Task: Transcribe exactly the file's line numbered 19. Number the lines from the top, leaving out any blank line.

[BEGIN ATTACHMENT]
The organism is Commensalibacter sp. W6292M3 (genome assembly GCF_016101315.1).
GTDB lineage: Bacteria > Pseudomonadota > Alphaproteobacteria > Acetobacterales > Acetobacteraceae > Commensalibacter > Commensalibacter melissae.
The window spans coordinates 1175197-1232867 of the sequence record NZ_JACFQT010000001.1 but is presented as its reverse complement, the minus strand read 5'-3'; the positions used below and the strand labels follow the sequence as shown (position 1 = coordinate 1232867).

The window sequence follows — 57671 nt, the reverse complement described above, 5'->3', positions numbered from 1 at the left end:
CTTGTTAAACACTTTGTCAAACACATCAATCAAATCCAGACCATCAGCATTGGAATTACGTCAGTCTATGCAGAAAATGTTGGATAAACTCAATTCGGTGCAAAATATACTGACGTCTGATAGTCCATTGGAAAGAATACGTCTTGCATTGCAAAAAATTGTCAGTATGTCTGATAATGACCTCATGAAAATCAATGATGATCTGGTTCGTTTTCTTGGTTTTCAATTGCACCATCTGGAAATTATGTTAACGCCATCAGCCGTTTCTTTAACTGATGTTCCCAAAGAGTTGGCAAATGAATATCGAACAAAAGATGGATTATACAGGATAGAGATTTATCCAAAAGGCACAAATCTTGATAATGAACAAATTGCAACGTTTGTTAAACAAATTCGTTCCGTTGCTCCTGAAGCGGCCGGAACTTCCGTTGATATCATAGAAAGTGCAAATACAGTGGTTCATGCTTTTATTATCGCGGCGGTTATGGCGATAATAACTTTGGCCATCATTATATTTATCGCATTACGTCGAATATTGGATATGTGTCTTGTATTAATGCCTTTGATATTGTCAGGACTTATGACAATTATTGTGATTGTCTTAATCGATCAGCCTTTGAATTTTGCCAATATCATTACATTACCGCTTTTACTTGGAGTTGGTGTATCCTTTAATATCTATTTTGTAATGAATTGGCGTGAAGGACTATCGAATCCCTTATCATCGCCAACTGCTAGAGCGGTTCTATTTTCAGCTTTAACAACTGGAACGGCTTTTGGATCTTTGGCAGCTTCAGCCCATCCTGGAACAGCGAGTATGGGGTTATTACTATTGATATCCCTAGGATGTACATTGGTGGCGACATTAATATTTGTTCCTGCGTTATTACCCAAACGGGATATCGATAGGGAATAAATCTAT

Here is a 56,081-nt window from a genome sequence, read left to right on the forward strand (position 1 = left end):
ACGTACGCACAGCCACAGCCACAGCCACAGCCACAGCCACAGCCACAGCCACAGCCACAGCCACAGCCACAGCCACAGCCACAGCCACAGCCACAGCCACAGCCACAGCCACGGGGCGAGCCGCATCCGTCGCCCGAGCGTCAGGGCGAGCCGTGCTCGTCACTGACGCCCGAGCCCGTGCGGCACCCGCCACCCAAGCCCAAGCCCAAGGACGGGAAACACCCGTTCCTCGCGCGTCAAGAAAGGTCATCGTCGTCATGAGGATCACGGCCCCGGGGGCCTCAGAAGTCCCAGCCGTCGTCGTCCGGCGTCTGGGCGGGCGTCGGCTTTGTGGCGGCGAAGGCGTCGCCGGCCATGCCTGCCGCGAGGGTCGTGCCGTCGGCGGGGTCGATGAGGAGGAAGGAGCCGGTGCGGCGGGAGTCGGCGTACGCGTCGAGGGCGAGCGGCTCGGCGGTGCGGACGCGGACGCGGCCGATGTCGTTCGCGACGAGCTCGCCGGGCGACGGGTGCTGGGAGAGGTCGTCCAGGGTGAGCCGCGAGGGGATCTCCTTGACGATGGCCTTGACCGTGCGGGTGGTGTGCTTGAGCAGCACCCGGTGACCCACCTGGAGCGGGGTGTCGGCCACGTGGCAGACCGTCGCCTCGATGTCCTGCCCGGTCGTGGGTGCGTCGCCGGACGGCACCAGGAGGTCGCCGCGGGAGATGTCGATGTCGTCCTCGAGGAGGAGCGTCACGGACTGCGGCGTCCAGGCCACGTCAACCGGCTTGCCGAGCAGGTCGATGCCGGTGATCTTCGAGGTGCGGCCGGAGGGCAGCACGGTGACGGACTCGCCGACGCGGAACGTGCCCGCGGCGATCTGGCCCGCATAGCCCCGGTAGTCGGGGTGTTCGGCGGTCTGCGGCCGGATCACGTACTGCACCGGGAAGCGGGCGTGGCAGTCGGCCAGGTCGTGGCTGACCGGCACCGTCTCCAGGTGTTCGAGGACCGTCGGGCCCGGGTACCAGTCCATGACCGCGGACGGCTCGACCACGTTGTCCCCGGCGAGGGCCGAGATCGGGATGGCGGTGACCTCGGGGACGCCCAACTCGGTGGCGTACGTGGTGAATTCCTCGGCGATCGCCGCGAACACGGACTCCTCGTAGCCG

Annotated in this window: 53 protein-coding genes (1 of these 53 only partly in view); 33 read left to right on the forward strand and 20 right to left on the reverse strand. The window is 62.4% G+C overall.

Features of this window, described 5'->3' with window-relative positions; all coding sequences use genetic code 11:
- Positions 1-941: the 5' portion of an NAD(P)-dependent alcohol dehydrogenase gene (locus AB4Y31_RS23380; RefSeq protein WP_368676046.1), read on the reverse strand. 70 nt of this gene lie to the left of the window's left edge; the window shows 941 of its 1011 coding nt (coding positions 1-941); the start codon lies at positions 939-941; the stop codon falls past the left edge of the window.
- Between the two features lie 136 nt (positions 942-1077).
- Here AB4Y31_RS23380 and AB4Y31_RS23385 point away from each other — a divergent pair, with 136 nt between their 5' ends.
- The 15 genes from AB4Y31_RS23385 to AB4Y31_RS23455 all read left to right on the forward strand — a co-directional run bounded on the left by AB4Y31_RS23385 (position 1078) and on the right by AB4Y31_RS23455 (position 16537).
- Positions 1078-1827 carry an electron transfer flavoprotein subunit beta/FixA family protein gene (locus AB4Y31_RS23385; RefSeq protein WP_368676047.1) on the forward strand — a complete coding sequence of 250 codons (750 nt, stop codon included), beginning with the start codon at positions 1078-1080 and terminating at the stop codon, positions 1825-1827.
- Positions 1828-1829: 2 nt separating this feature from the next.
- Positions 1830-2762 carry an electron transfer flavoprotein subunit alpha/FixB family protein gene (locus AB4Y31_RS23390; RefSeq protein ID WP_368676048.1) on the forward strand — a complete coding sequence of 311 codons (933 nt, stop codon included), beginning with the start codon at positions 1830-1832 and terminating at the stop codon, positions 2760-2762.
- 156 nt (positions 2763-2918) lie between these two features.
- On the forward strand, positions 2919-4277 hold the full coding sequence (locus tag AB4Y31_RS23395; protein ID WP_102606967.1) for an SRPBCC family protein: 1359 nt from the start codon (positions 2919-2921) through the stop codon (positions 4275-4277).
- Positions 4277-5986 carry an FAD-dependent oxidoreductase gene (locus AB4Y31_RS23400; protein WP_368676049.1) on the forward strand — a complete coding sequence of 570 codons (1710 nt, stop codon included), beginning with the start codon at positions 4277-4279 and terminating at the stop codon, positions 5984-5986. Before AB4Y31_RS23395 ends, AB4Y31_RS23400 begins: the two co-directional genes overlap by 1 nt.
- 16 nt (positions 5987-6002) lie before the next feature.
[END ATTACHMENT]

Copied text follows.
- Positions 4277-5986 carry an FAD-dependent oxidoreductase gene (locus AB4Y31_RS23400; protein WP_368676049.1) on the forward strand — a complete coding sequence of 570 codons (1710 nt, stop codon included), beginning with the start codon at positions 4277-4279 and terminating at the stop codon, positions 5984-5986. Before AB4Y31_RS23395 ends, AB4Y31_RS23400 begins: the two co-directional genes overlap by 1 nt.